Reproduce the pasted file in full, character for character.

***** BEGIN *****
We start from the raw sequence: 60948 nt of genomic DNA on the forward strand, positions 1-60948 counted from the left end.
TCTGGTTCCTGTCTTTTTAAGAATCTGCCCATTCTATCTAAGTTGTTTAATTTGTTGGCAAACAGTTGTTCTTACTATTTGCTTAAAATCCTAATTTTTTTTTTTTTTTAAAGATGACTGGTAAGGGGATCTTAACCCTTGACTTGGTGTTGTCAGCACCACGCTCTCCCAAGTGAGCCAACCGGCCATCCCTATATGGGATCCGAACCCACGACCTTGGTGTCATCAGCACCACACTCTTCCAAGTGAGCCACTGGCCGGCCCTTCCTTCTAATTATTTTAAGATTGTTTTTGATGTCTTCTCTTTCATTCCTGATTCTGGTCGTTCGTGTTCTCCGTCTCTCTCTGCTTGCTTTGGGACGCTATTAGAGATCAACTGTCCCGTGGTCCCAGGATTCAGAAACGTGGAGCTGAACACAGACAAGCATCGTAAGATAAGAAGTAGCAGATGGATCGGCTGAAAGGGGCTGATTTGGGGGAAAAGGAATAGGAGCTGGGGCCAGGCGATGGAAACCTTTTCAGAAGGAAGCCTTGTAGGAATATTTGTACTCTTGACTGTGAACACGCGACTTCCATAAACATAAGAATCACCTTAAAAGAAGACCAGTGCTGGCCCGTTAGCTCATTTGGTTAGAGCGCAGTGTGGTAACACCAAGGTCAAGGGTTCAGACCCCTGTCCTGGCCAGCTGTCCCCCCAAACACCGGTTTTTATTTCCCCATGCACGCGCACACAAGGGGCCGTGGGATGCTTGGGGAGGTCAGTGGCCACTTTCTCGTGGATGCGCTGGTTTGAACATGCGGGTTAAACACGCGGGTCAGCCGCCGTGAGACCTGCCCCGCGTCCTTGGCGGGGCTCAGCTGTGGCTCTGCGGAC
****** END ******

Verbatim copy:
We start from the raw sequence: 60948 nt of genomic DNA on the forward strand, positions 1-60948 counted from the left end.
TCTGGTTCCTGTCTTTTTAAGAATCTGCCCATTCTATCTAAGTTGTTTAATTTGTTGGCAAACAGTTGTTCTTACTATTTGCTTAAAATCCTAATTTTTTTTTTTTTTTAAAGATGACTGGTAAGGGGATCTTAACCCTTGACTTGGTGTTGTCAGCACCACGCTCTCCCAAGTGAGCCAACCGGCCATCCCTATATGGGATCCGAACCCACGACCTTGGTGTCATCAGCACCACACTCTTCCAAGTGAGCCACTGGCCGGCCCTTCCTTCTAATTATTTTAAGATTGTTTTTGATGTCTTCTCTTTCATTCCTGATTCTGGTCGTTCGTGTTCTCCGTCTCTCTCTGCTTGCTTTGGGACGCTATTAGAGATCAACTGTCCCGTGGTCCCAGGATTCAGAAACGTGGAGCTGAACACAGACAAGCATCGTAAGATAAGAAGTAGCAGATGGATCGGCTGAAAGGGGCTGATTTGGGGGAAAAGGAATAGGAGCTGGGGCCAGGCGATGGAAACCTTTTCAGAAGGAAGCCTTGTAGGAATATTTGTACTCTTGACTGTGAACACGCGACTTCCATAAACATAAGAATCACCTTAAAAGAAGACCAGTGCTGGCCCGTTAGCTCATTTGGTTAGAGCGCAGTGTGGTAACACCAAGGTCAAGGGTTCAGACCCCTGTCCTGGCCAGCTGTCCCCCCAAACACCGGTTTTTATTTCCCCATGCACGCGCACACAAGGGGCCGTGGGATGCTTGGGGAGGTCAGTGGCCACTTTCTCGTGGATGCGCTGGTTTGAACATGCGGGTTAAACACGCGGGTCAGCCGCCGTGAGACCTGCCCCGCGTCCTTGGCGGGGCTCAGCTGTGGCTCTGCGGAC